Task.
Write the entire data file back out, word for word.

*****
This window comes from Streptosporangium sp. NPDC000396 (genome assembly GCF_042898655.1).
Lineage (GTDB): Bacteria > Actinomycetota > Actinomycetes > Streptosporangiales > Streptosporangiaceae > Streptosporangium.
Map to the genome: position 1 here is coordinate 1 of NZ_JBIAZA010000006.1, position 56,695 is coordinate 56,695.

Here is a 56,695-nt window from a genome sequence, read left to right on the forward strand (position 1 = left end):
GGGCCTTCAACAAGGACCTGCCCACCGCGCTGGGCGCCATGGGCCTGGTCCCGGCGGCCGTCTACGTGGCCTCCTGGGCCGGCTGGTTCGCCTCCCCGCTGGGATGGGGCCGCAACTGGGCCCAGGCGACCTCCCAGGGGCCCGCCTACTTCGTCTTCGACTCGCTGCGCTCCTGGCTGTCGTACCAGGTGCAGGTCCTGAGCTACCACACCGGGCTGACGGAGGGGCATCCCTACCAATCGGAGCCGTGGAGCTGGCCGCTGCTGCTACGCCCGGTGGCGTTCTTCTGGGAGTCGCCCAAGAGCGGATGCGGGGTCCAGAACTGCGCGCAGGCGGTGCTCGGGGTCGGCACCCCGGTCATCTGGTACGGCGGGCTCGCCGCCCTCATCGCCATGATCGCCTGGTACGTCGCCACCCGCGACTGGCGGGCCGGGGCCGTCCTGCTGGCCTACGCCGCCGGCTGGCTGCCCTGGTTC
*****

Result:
This window comes from Streptosporangium sp. NPDC000396 (genome assembly GCF_042898655.1).
Lineage (GTDB): Bacteria > Actinomycetota > Actinomycetes > Streptosporangiales > Streptosporangiaceae > Streptosporangium.
Map to the genome: position 1 here is coordinate 1 of NZ_JBIAZA010000006.1, position 56,695 is coordinate 56,695.

Here is a 56,695-nt window from a genome sequence, read left to right on the forward strand (position 1 = left end):
GGGCCTTCAACAAGGACCTGCCCACCGCGCTGGGCGCCATGGGCCTGGTCCCGGCGGCCGTCTACGTGGCCTCCTGGGCCGGCTGGTTCGCCTCCCCGCTGGGATGGGGCCGCAACTGGGCCCAGGCGACCTCCCAGGGGCCCGCCTACTTCGTCTTCGACTCGCTGCGCTCCTGGCTGTCGTACCAGGTGCAGGTCCTGAGCTACCACACCGGGCTGACGGAGGGGCATCCCTACCAATCGGAGCCGTGGAGCTGGCCGCTGCTGCTACGCCCGGTGGCGTTCTTCTGGGAGTCGCCCAAGAGCGGATGCGGGGTCCAGAACTGCGCGCAGGCGGTGCTCGGGGTCGGCACCCCGGTCATCTGGTACGGCGGGCTCGCCGCCCTCATCGCCATGATCGCCTGGTACGTCGCCACCCGCGACTGGCGGGCCGGGGCCGTCCTGCTGGCCTACGCCGCCGGCTGGCTGCCCTGGTTC